These images show what the malware looked like on victims' computer screens across the globe:
There's a countdown, and a click here to pay button. That's why it's called ransomware.
"This is really an armageddon of cyber attacks," said CEO and co-founder of Menlo Park's RedLock Varun Badhwar.
The malware used in this massive attack was developed by the NSA and leaked to the public.
"Which has now been taken and weaponized into a form being used as ransomware," Badhwar continued.
The Redlock CEO says this attack shows no one is safe. Britain's hospitals were hit first. With their records and files encrypted, they were so paralyzed patients had to be turned away.
A computer science professor at San Jose State University said it was incredible how quickly it spread. "30 minutes later, it's all Europe," said Melody Moh. "And then 30 minutes later, it's Russia, then FedEx."
At least 99 countries have been hit including the U.S. FedEx is the only American company hit so far.
It released a statement which reads in part: We are implementing remediation steps as quickly as possible. We regret any inconvenience to our customers.
Tisha Fathi was dropping off a package in San Jose. "I worry about being a customer of everything," she said.
Experts say this attack could have been prevented. Microsoft released a patch on March 14, but some clients didn't install it.
Now they have to hope for a fix, or pay the ransom -- $300 to $600 per device.
"Even if you can get rid of the malware, it doesn't bring your files back to life," Badhwar told ABC7 News. "So unfortunately now it's a waiting game."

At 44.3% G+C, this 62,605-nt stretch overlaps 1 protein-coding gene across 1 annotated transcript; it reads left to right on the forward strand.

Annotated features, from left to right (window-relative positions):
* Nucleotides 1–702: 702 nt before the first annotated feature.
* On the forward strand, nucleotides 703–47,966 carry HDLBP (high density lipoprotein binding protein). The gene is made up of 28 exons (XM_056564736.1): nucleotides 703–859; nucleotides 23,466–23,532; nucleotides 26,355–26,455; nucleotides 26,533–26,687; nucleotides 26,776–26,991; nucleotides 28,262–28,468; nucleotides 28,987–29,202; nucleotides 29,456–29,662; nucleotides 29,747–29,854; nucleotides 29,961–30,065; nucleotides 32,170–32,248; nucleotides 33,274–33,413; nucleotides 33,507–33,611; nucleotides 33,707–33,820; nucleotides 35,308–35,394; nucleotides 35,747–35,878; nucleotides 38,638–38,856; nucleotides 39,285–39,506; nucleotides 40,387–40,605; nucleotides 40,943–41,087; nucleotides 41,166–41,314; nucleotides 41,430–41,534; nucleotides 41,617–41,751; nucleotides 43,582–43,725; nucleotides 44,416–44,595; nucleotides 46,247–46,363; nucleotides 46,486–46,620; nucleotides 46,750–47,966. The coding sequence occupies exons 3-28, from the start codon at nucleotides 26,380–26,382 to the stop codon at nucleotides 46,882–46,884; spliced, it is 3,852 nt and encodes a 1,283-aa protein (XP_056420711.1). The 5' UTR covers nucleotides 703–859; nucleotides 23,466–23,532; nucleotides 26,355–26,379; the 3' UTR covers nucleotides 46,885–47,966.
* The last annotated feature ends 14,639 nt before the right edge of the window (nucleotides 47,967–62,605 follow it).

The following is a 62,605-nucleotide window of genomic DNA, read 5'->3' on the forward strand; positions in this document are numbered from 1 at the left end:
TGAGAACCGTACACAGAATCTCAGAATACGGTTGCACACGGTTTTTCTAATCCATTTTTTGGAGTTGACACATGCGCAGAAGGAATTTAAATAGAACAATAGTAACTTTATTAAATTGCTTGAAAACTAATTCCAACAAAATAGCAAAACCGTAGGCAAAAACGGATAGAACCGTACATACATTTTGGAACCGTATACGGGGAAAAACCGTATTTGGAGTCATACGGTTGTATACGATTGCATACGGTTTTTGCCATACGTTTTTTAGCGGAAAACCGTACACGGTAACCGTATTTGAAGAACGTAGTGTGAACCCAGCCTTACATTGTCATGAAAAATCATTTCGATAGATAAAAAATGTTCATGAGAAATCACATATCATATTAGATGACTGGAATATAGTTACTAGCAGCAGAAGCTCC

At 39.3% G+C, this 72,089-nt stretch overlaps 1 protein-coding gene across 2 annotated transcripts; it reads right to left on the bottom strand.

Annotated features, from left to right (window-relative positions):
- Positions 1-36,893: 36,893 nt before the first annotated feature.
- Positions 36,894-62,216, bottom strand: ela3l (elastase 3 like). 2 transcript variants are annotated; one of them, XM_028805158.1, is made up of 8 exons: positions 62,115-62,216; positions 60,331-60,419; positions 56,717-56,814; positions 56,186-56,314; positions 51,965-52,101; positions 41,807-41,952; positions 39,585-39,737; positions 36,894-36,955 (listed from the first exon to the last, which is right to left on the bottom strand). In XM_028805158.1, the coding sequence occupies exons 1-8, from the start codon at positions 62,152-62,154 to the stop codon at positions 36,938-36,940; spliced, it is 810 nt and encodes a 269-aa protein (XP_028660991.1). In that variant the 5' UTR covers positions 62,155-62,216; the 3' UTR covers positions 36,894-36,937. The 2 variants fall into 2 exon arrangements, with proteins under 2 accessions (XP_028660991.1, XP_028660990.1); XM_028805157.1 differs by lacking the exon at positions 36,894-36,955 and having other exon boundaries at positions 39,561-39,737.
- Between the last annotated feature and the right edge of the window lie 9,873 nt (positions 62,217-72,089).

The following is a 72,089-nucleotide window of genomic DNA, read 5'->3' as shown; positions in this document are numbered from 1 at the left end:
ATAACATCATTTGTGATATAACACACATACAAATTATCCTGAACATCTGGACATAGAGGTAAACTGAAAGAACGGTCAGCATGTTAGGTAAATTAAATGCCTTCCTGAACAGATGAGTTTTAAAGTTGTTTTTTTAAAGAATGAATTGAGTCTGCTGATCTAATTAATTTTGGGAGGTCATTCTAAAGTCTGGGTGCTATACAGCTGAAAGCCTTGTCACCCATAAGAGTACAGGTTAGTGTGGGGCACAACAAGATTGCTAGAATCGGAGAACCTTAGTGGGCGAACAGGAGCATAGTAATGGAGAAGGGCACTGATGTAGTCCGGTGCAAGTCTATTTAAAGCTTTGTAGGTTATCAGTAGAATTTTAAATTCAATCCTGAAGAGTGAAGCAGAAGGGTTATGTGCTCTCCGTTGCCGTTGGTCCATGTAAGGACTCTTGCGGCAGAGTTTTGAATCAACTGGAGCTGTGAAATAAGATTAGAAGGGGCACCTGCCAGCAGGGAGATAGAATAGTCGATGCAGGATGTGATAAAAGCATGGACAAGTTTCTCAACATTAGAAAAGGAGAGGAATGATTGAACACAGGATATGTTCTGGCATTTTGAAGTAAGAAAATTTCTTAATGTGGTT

The Department of Homeland Security says it's aware of the attack and ready to lend technical support in the United States, and internationally.
The Department of Homeland Security released this statement on how you can prevent hacks on your devices:
The Department of Homeland Security is aware of reports of ransomware known as WannaCry affecting multiple global entities. Ransomware is a type of malicious software that infects a computer and restricts users' access to it until a ransom is paid to unlock it. Microsoft released a patch in March that addresses this specific vulnerability, and installing this patch will help secure your systems from the threat. Individual users are often the first line of defense against this and other threats, and we encourage all Americans to update your operating systems and implement vigorous cybersecurity practices at home, work, and school. These practices include:
--Update your systems to include the latest patches and software updates.
--Do not click on or download unfamiliar links or files in emails.
--Back up your data to prevent possible loss, whether you are at a home, work, or school computer.
We are actively sharing information related to this event and stand ready to lend technical support and assistance as needed to our partners, both in the United States and internationally. DHS has a cadre of cybersecurity professionals that can provide expertise and support to critical infrastructure entities.
DHS also leads the federal government's efforts to protect civilian executive branch agency systems and networks. In partnership with each agency's Chief Information Officer we are ensuring our own networks are protected against the threat.
Click here for more information on how to protect yourself from cyber attacks.